At least 118 people in eight states are now sick with acute hepatitis A in an outbreak tied to a frozen berry mix widely sold at Costco stores. Fifty-one people have been hospitalized, according to the Centers for Disease Control and Prevention.
Illnesses have been reported between March 18 and June 8, in the ongoing outbreak linked to Townsend Farms Antioxidant Blend sold by the Fairview, Ore., fruit processing firm. Victims range in age from 2 to 87.
Townsend Farms is cooperating with the CDC and with the Food and Drug Administration, which is conducting an inspection of the firm’s processing facilities.
All cases tied to the outbreak have been confirmed in people who purchased the frozen berry and pomegranate mix at Costco. The product also was sold at Harris Teeter stores, though no cases have been identified. The mix was distributed to 12 states and illnesses have been reported in Arizona, California, Colorado, Hawaii, Nevada, New Mexico, Utah, and Washington. No cases have been reported in Alaska, Idaho, Montana or Oregon.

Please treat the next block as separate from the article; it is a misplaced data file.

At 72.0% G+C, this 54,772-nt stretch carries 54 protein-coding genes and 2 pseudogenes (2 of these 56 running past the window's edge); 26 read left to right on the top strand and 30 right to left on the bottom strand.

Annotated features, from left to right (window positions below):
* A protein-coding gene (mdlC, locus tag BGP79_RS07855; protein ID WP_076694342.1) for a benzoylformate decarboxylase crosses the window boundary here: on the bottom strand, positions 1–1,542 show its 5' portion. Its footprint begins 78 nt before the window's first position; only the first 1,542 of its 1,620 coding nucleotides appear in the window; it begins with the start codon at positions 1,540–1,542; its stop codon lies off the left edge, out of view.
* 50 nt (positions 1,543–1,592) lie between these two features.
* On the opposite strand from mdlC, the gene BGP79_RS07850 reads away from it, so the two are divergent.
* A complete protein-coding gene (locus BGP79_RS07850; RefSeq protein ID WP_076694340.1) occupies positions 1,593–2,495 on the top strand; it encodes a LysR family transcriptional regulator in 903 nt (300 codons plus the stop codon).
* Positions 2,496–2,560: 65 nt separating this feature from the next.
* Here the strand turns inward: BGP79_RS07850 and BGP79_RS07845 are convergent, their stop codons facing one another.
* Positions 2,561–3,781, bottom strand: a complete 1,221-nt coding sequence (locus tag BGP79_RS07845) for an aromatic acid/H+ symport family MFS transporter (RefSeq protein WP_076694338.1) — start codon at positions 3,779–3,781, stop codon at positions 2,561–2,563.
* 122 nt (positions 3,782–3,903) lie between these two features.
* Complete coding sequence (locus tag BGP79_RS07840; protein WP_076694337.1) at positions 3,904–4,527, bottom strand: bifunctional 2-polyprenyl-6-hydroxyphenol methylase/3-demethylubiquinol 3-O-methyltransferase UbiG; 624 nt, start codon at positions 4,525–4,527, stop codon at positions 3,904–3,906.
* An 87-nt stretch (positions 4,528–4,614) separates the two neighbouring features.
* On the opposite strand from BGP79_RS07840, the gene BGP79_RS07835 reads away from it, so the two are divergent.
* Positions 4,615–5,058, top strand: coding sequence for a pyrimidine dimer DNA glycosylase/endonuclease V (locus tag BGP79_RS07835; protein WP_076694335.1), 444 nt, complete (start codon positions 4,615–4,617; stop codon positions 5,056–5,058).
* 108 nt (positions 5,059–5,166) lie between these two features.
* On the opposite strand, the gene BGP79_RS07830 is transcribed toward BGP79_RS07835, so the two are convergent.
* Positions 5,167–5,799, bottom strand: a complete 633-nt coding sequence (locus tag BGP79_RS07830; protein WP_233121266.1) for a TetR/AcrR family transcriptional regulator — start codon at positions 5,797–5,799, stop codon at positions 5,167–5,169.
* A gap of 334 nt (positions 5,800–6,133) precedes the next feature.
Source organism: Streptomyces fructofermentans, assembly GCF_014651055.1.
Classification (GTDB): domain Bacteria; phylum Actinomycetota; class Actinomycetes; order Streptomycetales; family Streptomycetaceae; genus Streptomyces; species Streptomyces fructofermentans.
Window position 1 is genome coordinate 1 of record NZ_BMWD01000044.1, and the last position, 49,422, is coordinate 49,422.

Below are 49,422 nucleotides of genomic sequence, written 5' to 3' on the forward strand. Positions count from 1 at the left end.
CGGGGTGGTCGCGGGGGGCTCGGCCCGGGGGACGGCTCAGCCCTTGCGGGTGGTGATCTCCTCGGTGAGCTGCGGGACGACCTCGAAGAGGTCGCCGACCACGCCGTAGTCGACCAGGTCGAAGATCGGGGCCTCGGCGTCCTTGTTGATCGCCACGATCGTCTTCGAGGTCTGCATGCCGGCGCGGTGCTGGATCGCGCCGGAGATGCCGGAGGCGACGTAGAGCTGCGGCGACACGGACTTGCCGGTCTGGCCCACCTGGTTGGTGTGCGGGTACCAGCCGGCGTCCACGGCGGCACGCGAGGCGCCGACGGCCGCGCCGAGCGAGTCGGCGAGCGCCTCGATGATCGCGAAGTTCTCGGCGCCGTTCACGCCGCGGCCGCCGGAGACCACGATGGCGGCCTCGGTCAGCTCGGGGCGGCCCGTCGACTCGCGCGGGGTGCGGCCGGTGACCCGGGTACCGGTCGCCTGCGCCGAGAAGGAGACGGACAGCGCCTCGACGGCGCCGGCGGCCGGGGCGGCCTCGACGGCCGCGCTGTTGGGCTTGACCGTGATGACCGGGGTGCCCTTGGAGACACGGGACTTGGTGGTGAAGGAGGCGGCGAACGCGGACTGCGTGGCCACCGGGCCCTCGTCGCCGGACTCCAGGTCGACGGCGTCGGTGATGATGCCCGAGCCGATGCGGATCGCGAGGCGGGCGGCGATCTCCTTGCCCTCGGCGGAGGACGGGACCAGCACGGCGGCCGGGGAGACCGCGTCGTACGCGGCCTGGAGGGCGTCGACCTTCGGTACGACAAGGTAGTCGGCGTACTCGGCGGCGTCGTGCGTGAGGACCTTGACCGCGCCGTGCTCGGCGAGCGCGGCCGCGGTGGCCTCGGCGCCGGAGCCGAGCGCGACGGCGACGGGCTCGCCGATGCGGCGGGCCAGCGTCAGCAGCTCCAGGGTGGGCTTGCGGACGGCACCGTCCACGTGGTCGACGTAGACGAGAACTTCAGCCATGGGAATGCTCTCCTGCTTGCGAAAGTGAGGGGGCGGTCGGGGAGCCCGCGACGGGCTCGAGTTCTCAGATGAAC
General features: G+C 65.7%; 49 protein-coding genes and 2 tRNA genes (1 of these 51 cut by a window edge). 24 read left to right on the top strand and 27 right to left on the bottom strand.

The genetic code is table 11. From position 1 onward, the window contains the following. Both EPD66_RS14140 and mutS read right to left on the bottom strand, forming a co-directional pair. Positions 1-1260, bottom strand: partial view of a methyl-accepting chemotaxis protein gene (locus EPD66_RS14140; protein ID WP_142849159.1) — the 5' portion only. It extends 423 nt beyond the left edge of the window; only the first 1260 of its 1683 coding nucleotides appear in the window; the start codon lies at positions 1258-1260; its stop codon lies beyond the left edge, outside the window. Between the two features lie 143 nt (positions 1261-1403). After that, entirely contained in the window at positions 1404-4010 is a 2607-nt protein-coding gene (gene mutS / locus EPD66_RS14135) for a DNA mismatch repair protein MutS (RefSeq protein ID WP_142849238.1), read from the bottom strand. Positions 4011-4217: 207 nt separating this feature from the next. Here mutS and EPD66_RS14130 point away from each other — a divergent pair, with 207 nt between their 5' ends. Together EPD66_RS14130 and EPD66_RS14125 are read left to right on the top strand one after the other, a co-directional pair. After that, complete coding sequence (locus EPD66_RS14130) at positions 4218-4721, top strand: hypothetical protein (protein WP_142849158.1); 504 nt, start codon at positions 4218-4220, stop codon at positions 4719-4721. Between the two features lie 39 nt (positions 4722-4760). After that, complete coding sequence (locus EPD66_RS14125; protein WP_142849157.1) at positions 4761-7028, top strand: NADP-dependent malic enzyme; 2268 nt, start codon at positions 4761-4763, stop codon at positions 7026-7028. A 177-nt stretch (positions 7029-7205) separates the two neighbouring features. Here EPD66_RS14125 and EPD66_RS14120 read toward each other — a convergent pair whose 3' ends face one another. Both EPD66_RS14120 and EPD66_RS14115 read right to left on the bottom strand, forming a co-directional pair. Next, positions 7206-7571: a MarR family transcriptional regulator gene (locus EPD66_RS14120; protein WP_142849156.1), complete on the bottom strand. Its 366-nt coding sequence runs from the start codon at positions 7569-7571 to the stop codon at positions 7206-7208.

Food safety lawyers have filed several lawsuits naming Costco and Townsend Farms. Marler Clark, a Seattle food safety firm, has filed a class action suit on behalf of people who ate the product and then had to get injections of immune globulin or hepatitis A vaccine to prevent illness.
Townsend Farms recalled certain lots of the product on June 3.
The frozen fruit mix includes fruit and pomegranate seeds produced in the U.S., Chile, Argentina and Turkey.
The hepatitis A genotype 1B strain identified in this outbreak was also identified in outbreaks tied to frozen berries and to frozen berries mixed with pomegranate seeds in 2012 and earlier this year. However, there is no evidence that the current U.S. outbreak is related.
Hepatitis A is spread when human feces contaminates food or when an infected food handler prepares food without appropriate hand hygiene. The viral liver disease can cause mild to severe illness lasting a few weeks to several months. Symptoms can include fatigue, nausea and vomiting, abdominal pain, low fever and yellowing of the eyes and skin – but not everyone who contracts hepatitis A shows signs of disease.
Shots to prevent the illness must be received within two weeks of eating contaminated food in order to prevent illness, health officials said.